By Simon Johnson
After receiving US support at the critical moment, Christine Lagarde was named Tuesday as the next managing director of the International Monetary Fund. In campaigning for the job, Ms. Lagarde – the French finance minister – made various promises to emerging markets with regard to improving their relationships with the IMF. But such promises count for little and the main impact of her appointment will be to encourage countries such as South Korea, Brazil, India, and Russia to back away from the IMF and to further “self-insure” by accumulating larger stockpiles of foreign exchange reserves – the strategy that has been followed by China for most of the past decade.
Seen from an individual country perspective, having large amounts of dollar reserves held by your central bank or in a so-called sovereign wealth fund makes a great deal of sense; this is a rainy day fund in a global economy prone to serious financial floods. But from the perspective of the global economy, such actions represent a major risk going forward – because it will further push down US interest rates, feed a renewed build up in private sector dollar-denominated debt, and make it even harder to get policymakers focused on a genuine fix to our long-term budget problems.
Ms. Lagarde is a sincere person and will no doubt try to be friendly to her supporters, for example perhaps by creating a new senior management level job at the IMF and making sure this goes to China or another emerging market. But what the emerging markets really want is more “quota” (the term used for share ownership and therefore votes at the IMF), as well as more seats on the fund’s executive board. These are not within Ms. Lagarde’s purview to grant – rather the European Union, at the highest political level, would have to agree to give up some of its votes and reduce its voice.
The European Union is overrepresented at the IMF, both in terms of shares and – most egregiously – with 8 or so seats on a board of 24 members (the exact seat count depends on how you score some seats that are shared by Europeans and non-Europeans). But the EU has just proved to itself and to everyone else that it both cares a great deal about who controls the IMF and that it can continue to assert this control.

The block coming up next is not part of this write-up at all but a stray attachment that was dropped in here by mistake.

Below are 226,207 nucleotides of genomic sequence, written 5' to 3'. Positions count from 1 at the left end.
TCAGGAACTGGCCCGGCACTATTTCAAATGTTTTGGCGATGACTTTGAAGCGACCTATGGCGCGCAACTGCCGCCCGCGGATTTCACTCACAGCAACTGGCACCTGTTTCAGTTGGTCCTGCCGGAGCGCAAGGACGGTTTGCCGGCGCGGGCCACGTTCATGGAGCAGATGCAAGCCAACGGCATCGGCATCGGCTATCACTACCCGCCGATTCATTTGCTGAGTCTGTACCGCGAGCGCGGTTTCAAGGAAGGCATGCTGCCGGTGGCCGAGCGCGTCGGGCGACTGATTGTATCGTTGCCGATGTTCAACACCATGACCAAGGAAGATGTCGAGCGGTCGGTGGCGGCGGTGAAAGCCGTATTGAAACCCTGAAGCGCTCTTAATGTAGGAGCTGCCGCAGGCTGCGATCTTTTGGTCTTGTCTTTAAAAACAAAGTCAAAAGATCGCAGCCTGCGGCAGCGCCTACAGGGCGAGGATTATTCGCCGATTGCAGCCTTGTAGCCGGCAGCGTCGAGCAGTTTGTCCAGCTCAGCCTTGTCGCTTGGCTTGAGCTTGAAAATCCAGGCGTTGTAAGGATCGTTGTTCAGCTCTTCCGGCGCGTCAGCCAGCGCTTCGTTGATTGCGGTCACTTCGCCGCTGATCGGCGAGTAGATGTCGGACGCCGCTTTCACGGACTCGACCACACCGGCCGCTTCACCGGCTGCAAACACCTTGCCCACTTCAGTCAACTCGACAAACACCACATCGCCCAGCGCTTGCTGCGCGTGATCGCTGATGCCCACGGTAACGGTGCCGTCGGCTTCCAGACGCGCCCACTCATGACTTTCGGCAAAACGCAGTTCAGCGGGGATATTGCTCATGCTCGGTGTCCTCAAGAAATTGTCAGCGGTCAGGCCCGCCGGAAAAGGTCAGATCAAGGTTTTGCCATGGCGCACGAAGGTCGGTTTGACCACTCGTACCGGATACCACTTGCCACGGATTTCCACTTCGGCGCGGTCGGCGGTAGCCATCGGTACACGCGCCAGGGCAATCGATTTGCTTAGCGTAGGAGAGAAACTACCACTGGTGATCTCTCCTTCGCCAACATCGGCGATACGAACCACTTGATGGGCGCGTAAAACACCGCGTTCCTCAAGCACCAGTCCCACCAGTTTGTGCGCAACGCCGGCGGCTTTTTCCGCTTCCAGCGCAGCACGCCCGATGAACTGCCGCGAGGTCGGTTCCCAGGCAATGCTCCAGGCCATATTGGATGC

To be fair, the control this time was partly about organizing early and unanimous support for Ms. Lagarde – and there was an understandable desire to appoint a woman, given recent events. But partly EU predominance in this forum continues to be about disorganization among the emerging markets; countries which, despite the widely used collective moniker, do not really see themselves as having convergent interests either now or in the near future.
If you look at these events from the perspective of countries such as South Korea, India, South Africa, Brazil, or Russia, what conclusion would you draw?
Emerging markets cannot rely on the IMF to provide help on generous terms during a crisis – such support looks like it is available to European countries but not to others. As a result, an appropriately cautious strategy is to hold a great deal of reserves – the only form of unconditional “foreign” support in a serious financial crisis comes from your own hard currency, perhaps in the form of US Treasury securities that can easily be sold in a liquid market.
What else constitute appealing foreign exchange reserves in today’s world? The euro has some use, but this is limited as long as a serious sovereign debt crisis looms – very few eurozone governments now look to be “risk-free”. The Swiss franc continues to do well, but this is a relatively small volume of available assets. The British pound and the Japanese yen have lost a lot of their traditional allure as reserve currencies.
This leaves the US dollar which, despite all our obvious problems, is still the world’s number one reserve currency. Emerging markets are likely to increasingly follow in the footsteps of China – attempt to run current account surpluses, intervene to prevent their currencies from appreciating (selling local currency and buying dollars), and invest the proceeds in US dollar assets.
If our fiscal and financial house were in order, the resulting inflow of foreign capital would constitute a bonanza – allowing us to invest productively while paying low interest rates. But given the way our financial system operates and the dysfunctional nature of our budget politics, the availability of this capital will just encourage us further to overborrow, both in the private sector and in the public sector.
An edited version of this column appeared this morning on the NYT’s Economix blog; it is used here with permission. If you would like to reproduce the entire blog post, please contact the New York Times.